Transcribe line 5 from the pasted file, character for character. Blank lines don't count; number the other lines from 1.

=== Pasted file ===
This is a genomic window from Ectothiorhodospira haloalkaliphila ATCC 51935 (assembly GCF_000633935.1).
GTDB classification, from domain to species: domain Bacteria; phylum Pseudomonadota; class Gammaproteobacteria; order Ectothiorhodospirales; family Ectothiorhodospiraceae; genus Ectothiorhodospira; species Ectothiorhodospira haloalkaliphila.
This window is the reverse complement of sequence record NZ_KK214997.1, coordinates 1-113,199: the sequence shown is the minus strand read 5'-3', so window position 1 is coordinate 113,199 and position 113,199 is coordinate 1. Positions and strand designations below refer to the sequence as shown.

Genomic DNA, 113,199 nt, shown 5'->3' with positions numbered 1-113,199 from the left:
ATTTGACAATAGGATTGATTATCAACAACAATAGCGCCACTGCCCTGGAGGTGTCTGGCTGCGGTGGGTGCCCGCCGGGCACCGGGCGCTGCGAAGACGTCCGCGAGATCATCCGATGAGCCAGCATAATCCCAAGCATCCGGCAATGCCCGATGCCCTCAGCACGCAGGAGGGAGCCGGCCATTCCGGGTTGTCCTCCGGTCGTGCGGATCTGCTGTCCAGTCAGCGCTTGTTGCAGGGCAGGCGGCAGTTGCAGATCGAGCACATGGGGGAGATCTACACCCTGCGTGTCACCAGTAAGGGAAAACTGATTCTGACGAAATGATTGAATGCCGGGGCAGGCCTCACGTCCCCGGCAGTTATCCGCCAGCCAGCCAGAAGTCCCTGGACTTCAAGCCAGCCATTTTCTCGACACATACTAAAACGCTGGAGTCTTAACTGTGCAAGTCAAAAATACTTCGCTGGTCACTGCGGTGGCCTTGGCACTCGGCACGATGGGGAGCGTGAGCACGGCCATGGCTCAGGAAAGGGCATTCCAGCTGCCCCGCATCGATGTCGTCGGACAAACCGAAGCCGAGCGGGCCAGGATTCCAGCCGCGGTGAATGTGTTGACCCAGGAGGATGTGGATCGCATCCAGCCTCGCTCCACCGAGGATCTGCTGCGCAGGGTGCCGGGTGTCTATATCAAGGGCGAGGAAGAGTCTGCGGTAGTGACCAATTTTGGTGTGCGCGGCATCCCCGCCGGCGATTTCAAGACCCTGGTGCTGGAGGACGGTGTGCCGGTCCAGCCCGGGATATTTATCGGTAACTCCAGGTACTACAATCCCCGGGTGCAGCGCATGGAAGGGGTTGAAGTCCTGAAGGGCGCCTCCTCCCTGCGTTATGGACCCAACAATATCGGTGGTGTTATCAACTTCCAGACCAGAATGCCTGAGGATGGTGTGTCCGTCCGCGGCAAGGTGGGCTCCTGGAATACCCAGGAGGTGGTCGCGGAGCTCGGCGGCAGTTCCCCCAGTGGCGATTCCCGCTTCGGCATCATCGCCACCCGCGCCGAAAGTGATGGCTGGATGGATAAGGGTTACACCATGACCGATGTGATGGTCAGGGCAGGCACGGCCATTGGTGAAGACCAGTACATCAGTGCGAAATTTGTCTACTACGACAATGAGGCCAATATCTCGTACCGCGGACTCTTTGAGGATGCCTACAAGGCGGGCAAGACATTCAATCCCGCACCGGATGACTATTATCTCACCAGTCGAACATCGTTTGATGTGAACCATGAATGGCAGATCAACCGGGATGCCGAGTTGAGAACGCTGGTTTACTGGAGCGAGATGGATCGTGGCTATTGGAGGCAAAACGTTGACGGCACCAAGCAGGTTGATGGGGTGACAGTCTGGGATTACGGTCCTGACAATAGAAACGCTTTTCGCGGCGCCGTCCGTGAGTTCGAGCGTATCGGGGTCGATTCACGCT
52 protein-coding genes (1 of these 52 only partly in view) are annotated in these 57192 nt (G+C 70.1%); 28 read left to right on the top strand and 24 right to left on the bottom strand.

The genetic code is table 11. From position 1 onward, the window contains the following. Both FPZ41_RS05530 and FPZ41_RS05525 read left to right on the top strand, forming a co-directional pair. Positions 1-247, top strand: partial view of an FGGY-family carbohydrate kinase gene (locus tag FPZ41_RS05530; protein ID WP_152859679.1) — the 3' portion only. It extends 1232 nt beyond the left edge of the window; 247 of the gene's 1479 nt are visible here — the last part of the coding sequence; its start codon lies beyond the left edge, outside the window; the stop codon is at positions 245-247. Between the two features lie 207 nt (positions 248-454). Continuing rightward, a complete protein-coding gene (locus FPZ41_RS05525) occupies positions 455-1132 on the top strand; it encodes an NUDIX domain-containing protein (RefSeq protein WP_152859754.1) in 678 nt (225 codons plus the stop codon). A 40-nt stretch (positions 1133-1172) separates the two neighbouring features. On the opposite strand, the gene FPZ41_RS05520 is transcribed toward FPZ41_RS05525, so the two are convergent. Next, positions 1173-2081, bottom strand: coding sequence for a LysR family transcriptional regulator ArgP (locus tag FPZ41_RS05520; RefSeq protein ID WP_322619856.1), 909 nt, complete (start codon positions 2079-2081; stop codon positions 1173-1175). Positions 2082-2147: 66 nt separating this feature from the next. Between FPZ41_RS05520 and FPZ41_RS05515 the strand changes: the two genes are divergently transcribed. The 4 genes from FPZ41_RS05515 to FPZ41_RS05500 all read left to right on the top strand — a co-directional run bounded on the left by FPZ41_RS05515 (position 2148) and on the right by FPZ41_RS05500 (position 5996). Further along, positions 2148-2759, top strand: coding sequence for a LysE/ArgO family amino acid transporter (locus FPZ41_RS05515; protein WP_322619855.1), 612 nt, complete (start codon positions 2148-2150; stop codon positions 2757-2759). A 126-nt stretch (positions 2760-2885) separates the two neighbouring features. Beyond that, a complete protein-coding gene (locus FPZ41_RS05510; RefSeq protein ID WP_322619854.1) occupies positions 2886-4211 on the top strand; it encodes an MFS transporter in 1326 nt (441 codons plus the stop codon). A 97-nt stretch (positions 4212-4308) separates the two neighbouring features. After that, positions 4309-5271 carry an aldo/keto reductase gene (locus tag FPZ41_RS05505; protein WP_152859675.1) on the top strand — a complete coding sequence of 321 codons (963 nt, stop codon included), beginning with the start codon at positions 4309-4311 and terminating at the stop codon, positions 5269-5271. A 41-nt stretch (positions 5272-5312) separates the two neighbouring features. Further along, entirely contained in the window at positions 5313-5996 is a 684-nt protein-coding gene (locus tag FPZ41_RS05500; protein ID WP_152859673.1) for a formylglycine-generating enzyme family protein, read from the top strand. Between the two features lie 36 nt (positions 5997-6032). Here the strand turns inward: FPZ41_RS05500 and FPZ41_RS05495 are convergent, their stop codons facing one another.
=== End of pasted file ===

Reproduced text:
ATTTGACAATAGGATTGATTATCAACAACAATAGCGCCACTGCCCTGGAGGTGTCTGGCTGCGGTGGGTGCCCGCCGGGCACCGGGCGCTGCGAAGACGTCCGCGAGATCATCCGATGAGCCAGCATAATCCCAAGCATCCGGCAATGCCCGATGCCCTCAGCACGCAGGAGGGAGCCGGCCATTCCGGGTTGTCCTCCGGTCGTGCGGATCTGCTGTCCAGTCAGCGCTTGTTGCAGGGCAGGCGGCAGTTGCAGATCGAGCACATGGGGGAGATCTACACCCTGCGTGTCACCAGTAAGGGAAAACTGATTCTGACGAAATGATTGAATGCCGGGGCAGGCCTCACGTCCCCGGCAGTTATCCGCCAGCCAGCCAGAAGTCCCTGGACTTCAAGCCAGCCATTTTCTCGACACATACTAAAACGCTGGAGTCTTAACTGTGCAAGTCAAAAATACTTCGCTGGTCACTGCGGTGGCCTTGGCACTCGGCACGATGGGGAGCGTGAGCACGGCCATGGCTCAGGAAAGGGCATTCCAGCTGCCCCGCATCGATGTCGTCGGACAAACCGAAGCCGAGCGGGCCAGGATTCCAGCCGCGGTGAATGTGTTGACCCAGGAGGATGTGGATCGCATCCAGCCTCGCTCCACCGAGGATCTGCTGCGCAGGGTGCCGGGTGTCTATATCAAGGGCGAGGAAGAGTCTGCGGTAGTGACCAATTTTGGTGTGCGCGGCATCCCCGCCGGCGATTTCAAGACCCTGGTGCTGGAGGACGGTGTGCCGGTCCAGCCCGGGATATTTATCGGTAACTCCAGGTACTACAATCCCCGGGTGCAGCGCATGGAAGGGGTTGAAGTCCTGAAGGGCGCCTCCTCCCTGCGTTATGGACCCAACAATATCGGTGGTGTTATCAACTTCCAGACCAGAATGCCTGAGGATGGTGTGTCCGTCCGCGGCAAGGTGGGCTCCTGGAATACCCAGGAGGTGGTCGCGGAGCTCGGCGGCAGTTCCCCCAGTGGCGATTCCCGCTTCGGCATCATCGCCACCCGCGCCGAAAGTGATGGCTGGATGGATAAGGGTTACACCATGACCGATGTGATGGTCAGGGCAGGCACGGCCATTGGTGAAGACCAGTACATCAGTGCGAAATTTGTCTACTACGACAATGAGGCCAATATCTCGTACCGCGGACTCTTTGAGGATGCCTACAAGGCGGGCAAGACATTCAATCCCGCACCGGATGACTATTATCTCACCAGTCGAACATCGTTTGATGTGAACCATGAATGGCAGATCAACCGGGATGCCGAGTTGAGAACGCTGGTTTACTGGAGCGAGATGGATCGTGGCTATTGGAGGCAAAACGTTGACGGCACCAAGCAGGTTGATGGGGTGACAGTCTGGGATTACGGTCCTGACAATAGAAACGCTTTTCGCGGCGCCGTCCGTGAGTTCGAGCGTATCGGGGTCGATTCACGCT